The waitress went away. I realized that a new song was playing on the jukebox, I think it was Johnnie Ray. “The Little White Cloud That Cried”.

I sipped the coffee. It was neither good nor bad.

“So, stranger, what brings you to Walter’s Hole?” said the old man.

I couldn’t very well say I was on the run, that I had a Luger under my suit jacket, that possibly I had killed a man. I also couldn’t tell him that I came from an entirely different universe twice removed from my own. But I remembered that I only had six dollars and change on me.

“I’m looking for work,” I said.

“Work?” said the old man. “Work? You’re lookin’ for work in Walter’s Hole? Boy, folks don’t come to Walter’s Hole to look for work. They leave Walter’s Hole to look for work. Heh heh, that’s what they do. They leave Walter’s Hole to find work. They don’t come to Walter’s Hole to look for work.”

I suddenly realized I had to urinate, badly. Some things never changed, no matter who you were or in what universe.

“This place have a men’s room?” I asked.

“Oh, yes, sir,” said the man. “Place is fully equipped in that regard. No need to step out to the back and go against the rear wall.”

“Great,” I said. “Where is it?”

“Just go down to your left there, around the end of the counter, past the cash register and the jukebox and the paperback-book stand, and down a short passageway. You’ll see the sign. Can’t miss it. Setters and Pointers. Best use the one says Pointers.”

“Okay,” I said. “I will.”

“Want me to watch your satchel?”

“Yeah, sure,” I said. “Thanks.”

“Nothing valuable in it, is they?”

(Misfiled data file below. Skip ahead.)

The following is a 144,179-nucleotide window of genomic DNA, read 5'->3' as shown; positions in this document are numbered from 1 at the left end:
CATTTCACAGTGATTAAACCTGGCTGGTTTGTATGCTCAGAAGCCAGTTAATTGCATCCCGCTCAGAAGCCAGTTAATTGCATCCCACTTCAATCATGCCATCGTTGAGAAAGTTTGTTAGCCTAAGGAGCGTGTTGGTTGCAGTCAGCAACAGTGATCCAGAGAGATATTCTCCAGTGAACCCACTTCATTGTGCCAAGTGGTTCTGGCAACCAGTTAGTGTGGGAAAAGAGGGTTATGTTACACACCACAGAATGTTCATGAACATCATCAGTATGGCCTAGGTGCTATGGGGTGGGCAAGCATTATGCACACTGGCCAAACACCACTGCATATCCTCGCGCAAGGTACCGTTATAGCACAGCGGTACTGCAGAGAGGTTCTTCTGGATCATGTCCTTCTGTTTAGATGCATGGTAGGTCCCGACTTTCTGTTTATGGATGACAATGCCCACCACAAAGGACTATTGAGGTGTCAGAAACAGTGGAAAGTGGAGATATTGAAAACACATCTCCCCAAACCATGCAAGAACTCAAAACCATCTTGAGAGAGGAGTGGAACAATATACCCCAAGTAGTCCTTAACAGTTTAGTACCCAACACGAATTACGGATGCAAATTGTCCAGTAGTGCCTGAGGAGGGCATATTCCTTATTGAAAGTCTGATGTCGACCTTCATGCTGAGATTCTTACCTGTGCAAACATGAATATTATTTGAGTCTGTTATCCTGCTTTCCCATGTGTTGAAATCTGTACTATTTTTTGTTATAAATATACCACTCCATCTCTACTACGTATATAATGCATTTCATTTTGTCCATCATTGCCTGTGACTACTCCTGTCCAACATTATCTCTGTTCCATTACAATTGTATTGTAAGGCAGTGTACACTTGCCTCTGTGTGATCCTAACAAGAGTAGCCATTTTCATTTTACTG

“I doubt it,” I said.

“No proceeds from a bank robbery or a kidnapping maybe?”

“No,” I said.

“Armored-car job, or a payroll heist?”

“I don’t think so,” I said. “But I could be wrong.”

I got up, followed the directions for once in my life, or lives, and in less than a minute I was standing in the men’s room, which consisted of a toilet, a sink and a mirror, a wall-mounted soap dispenser, a paper-towel roller, an overflowing tin wastebasket. There was a small louvered window in one wall, cranked partly open. It was set fairly high up in the wall, but I was tall enough to look out of it. I could see some woods, and behind them a river, a broad, blue-grey river, or maybe it was a lake. The far shore was barely visible. It looked like there was a factory over there in the distance, its stacks smearing streaks of dark smoke up into the grey sky.

I urinated, being careful not to drop the Luger that was still stuck in my waistband, then I pulled the chain. I washed my hands. The face in the mirror was the guy with the broken nose in the photo-booth strip. He had curly hair, whereas my hair is straight, and his was darker than mine. I looked younger, that is the man in the mirror looked younger, and I wondered what year this was. I tore some brown paper off the roller, dried my hands, crumpled up the paper, and dropped it into the wastebasket. It rolled off the mound of trash that was already in there and fell to the floor. I left it there.

I took the Luger out of my waistband and looked at it. The front part of the extractor was sticking up above the breech, with the word “GELADEN” engraved on the left side of the extractor; even I with my faulty German and poor knowledge of guns knew that this meant there was a round in the chamber. The safety catch seemed to be on, and I left it that way. I sniffed the muzzle, just because I had seen policemen do this in movies. I couldn’t smell anything, but that didn’t mean anything.

A man came into the little room, a skinny, tall, balding man, about forty or so. He wore overalls and a plaid work jacket.

“Oh, sorry,” he said.

I didn’t say anything. It was a very small restroom, there was barely room in there for both of us.

“You ain’t gonna shoot youself, are ya?” said the man.

“No,” I said.

“You ain’t gonna rob the place, are ya?”

“No,” I said.

“And you ain’t gonna shoot me?”

“No.”

“Well, that’s a relief. Mind if I take a whiz?”

“Sure, I was finished anyway,” I said.

I put the pistol back into my waistband, and I buttoned my suit jacket.

“I don’t ask no questions, mister.”

“Good,” I said.

“I figger you don’t ask no questions then you don’t get no answers you don’t want to hear.”

“That’s true,” I said.

He didn’t move, so I stepped around him, sideways.

“You ain’t got to leave.”

“What do you mean?”

“We could be friends.”

“No thanks,” I said.

“I ain’t queer.”

“Okay,” I said.